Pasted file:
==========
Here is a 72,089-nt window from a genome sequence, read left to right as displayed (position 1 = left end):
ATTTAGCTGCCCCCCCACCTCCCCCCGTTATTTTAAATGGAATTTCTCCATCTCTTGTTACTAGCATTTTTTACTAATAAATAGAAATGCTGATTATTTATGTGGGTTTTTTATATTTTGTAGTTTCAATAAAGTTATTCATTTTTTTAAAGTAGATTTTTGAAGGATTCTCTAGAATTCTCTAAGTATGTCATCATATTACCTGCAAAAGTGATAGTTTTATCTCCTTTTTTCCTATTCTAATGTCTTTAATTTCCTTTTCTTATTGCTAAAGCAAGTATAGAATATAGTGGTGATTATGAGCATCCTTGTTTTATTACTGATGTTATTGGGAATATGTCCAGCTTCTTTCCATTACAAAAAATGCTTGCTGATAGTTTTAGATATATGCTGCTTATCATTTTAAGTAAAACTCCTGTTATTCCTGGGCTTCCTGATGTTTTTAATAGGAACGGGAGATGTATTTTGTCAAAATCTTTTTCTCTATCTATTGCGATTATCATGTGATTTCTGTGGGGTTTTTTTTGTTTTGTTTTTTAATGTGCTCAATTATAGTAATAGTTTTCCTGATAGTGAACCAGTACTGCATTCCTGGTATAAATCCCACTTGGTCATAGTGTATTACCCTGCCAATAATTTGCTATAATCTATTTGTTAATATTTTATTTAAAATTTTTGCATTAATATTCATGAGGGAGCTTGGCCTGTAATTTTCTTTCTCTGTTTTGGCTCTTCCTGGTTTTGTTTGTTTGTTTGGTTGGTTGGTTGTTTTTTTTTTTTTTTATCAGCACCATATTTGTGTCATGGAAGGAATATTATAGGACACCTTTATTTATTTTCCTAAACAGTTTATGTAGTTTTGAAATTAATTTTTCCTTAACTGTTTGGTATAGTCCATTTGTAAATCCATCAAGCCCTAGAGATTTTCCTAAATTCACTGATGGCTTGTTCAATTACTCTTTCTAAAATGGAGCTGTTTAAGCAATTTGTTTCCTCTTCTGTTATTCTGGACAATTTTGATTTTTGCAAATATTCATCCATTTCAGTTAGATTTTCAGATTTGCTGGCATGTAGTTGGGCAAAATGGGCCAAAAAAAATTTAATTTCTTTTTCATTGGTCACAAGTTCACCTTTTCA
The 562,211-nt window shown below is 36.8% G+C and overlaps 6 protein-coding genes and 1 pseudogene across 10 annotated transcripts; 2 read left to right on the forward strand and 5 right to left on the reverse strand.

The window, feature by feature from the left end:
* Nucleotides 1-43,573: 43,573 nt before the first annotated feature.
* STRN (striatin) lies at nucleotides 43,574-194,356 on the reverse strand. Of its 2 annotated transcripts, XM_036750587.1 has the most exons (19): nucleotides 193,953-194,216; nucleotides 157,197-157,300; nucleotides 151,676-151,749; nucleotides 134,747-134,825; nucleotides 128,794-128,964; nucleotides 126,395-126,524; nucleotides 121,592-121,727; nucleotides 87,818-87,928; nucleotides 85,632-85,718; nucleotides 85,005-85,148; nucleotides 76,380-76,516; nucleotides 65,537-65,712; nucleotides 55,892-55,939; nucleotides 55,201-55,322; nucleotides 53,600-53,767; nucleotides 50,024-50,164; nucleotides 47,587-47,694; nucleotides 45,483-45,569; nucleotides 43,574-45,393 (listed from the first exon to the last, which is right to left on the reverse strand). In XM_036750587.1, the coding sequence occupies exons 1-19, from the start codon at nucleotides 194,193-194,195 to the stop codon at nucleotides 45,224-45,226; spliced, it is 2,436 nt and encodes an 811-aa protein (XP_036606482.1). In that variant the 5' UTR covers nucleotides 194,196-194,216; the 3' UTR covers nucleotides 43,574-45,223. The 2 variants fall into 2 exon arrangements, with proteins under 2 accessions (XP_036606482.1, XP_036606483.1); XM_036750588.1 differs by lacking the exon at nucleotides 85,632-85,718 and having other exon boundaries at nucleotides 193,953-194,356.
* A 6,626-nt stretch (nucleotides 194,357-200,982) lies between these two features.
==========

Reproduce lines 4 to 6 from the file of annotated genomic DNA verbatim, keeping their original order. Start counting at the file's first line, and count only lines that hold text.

The window, feature by feature from the left end:
* Nucleotides 1-43,573: 43,573 nt before the first annotated feature.
* STRN (striatin) lies at nucleotides 43,574-194,356 on the reverse strand. Of its 2 annotated transcripts, XM_036750587.1 has the most exons (19): nucleotides 193,953-194,216; nucleotides 157,197-157,300; nucleotides 151,676-151,749; nucleotides 134,747-134,825; nucleotides 128,794-128,964; nucleotides 126,395-126,524; nucleotides 121,592-121,727; nucleotides 87,818-87,928; nucleotides 85,632-85,718; nucleotides 85,005-85,148; nucleotides 76,380-76,516; nucleotides 65,537-65,712; nucleotides 55,892-55,939; nucleotides 55,201-55,322; nucleotides 53,600-53,767; nucleotides 50,024-50,164; nucleotides 47,587-47,694; nucleotides 45,483-45,569; nucleotides 43,574-45,393 (listed from the first exon to the last, which is right to left on the reverse strand). In XM_036750587.1, the coding sequence occupies exons 1-19, from the start codon at nucleotides 194,193-194,195 to the stop codon at nucleotides 45,224-45,226; spliced, it is 2,436 nt and encodes an 811-aa protein (XP_036606482.1). In that variant the 5' UTR covers nucleotides 194,196-194,216; the 3' UTR covers nucleotides 43,574-45,223. The 2 variants fall into 2 exon arrangements, with proteins under 2 accessions (XP_036606482.1, XP_036606483.1); XM_036750588.1 differs by lacking the exon at nucleotides 85,632-85,718 and having other exon boundaries at nucleotides 193,953-194,356.